6. Lesson From Acts 10
The poison of Ethnocentric Jewish Exclusivism permeated the first century Jewish society. A careful reading of the Greek of Acts chapter 10 and Kefa’s conversation with HaShem will show that this simple fisherman was also blinded by the prevailing halakhah that sought to avoid Gentiles at all costs. Firstly, allow me to define the important Greek words we will encounter during this section:
- 5399-Phobeo (V)+2316-theon (N, M)=feared+God (i.e., God-fearer).
- 2840-Koinoo (V)=to make common, to make (Levitically) unclean, render unhallowed, defile, profane.
- 2839-Koinos (A)=common, i.e., ordinary, belonging to generality, by the Jews, unhallowed, profane.
- 2511-Katharizo (V)=to make clean, cleanse, consecrate, dedicate, purify (morally or ritually).
- 111-Athemitos (A)=contrary to law and justice, illicit, (i.e., taboo).
- 169-Akathartos (A)=unclean, ceremonially, that which must be abstained from according to Levitical Law, foul.
Having made us aware of the language of Luke’s narrative, let us pick up the study from my previous commentary to Acts 10:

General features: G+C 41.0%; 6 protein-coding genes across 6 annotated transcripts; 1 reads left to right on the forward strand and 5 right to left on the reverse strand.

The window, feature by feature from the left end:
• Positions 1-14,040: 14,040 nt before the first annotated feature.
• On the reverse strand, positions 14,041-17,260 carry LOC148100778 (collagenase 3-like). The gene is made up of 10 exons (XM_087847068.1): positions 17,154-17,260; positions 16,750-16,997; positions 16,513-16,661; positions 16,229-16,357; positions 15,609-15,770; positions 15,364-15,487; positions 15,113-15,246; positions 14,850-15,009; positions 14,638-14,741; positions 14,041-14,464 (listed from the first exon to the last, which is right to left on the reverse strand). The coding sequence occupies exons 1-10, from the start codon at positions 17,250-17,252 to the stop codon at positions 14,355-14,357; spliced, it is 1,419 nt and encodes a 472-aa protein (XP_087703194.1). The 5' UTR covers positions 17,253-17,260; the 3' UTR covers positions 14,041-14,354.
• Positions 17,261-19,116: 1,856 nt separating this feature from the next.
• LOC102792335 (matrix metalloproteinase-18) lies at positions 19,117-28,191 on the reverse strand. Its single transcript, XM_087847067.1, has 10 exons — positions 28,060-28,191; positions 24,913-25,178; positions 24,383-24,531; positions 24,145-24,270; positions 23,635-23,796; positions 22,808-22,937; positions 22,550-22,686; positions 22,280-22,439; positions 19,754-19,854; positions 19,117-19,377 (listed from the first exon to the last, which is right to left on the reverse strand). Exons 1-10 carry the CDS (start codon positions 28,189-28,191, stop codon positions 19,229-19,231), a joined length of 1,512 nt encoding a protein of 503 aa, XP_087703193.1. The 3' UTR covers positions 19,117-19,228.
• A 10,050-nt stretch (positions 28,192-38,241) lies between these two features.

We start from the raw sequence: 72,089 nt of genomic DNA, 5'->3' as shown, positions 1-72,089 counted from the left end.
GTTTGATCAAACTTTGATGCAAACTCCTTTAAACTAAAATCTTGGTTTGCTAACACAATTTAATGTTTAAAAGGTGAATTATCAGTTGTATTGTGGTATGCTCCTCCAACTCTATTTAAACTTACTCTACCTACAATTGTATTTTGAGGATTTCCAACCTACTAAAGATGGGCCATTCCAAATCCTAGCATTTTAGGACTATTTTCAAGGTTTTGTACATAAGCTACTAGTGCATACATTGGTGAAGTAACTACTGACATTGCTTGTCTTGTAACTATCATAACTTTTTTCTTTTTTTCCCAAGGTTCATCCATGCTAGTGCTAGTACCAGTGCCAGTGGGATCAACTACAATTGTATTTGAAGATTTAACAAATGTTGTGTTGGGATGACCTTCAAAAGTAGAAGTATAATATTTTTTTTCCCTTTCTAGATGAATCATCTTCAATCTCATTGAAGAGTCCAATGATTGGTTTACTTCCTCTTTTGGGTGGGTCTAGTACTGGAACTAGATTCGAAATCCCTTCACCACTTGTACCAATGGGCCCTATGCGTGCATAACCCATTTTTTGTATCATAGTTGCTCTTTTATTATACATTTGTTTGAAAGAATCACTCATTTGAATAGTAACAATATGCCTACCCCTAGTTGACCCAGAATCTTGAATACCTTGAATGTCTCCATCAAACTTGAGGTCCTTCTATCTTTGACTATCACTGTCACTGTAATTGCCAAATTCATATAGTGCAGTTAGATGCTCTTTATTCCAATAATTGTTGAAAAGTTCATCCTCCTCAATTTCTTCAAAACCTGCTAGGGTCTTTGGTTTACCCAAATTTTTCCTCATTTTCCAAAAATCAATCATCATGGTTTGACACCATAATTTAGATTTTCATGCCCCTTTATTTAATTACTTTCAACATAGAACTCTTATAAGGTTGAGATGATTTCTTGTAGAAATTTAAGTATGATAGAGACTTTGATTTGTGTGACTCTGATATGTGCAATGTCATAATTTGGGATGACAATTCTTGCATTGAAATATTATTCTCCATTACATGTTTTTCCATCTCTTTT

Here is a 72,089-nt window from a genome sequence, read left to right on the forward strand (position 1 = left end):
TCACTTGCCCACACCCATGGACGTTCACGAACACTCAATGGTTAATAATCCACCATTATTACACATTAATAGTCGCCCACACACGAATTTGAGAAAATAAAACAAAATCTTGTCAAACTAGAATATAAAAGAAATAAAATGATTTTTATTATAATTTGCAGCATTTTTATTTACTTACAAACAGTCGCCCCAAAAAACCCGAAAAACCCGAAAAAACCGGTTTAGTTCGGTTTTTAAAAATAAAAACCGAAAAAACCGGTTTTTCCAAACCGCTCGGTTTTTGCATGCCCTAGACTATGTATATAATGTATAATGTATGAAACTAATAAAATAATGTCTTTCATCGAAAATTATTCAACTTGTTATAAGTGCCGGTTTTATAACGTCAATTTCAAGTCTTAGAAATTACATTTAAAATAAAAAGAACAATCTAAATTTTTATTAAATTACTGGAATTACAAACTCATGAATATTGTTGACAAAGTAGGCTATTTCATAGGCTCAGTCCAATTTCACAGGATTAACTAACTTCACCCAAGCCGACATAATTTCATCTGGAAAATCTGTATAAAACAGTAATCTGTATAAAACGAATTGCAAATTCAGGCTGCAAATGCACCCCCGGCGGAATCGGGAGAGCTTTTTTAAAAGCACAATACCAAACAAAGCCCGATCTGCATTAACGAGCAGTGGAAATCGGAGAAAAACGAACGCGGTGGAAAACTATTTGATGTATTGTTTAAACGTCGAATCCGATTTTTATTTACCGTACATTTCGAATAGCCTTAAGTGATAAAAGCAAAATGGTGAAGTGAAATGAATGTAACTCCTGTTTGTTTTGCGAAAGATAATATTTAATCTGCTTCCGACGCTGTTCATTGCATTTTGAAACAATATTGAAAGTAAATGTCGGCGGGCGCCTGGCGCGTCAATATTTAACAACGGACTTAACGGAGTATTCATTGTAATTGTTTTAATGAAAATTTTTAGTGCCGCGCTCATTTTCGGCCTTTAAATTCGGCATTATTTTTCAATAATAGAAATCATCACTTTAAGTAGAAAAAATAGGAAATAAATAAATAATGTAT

Q: While the vision of the food is clearly in view, when HaShem responds to Kefa’s refusal, he only instructs Kefa not to call common (koinoo) that which he (God) has cleansed katharizo. Why doesn’t HaShem also teach Kefa not to call unclean (akathartos) that which God has ostensibly cleansed katharizo?
A: Obviously God has not cleansed (katharizo) those animals that he created to be intrinsically unclean (akathartos!) If I, Ariel ben-Lyman HaNaviy, the author of this commentary, could convey this single, important point to your average Christian pastor, then we would not be having this conversation at all! The vision is just that—a vision! The proof that God is not truly altering Kefa’s paradigm in regards to food but rather to non-Jews is born out by the careful attention to not mention akathartos in verse 15, yet by his Ruach HaKodesh impress Kefa to utilize the word akathartos in regards to non-Jews in verse 28. The Levitical definition of permitted and forbidden animals, as outlined in chapter 11, cannot change! God remains the same both yesterday, today, and forever! Why would he need to change the rules governing the definition of food with the arrival of his Son? It makes nonsense to suppose such a reading of Acts chapter 10! To be sure, if God were supposedly changing the rules, giving the information to a “country bumpkin” like Kefa—and in a vision no less—is the wrong way to go about doing it, wouldn’t you agree? We should not suppose that this is a mystery hidden from the Jewish people only now to be revealed after his Son has gone to the execution stake (on the same level as the mystery of the gospel that the Gentiles are now to be welcomed into Isra'el as full-fledged covenant members if they place their trust in Yeshua).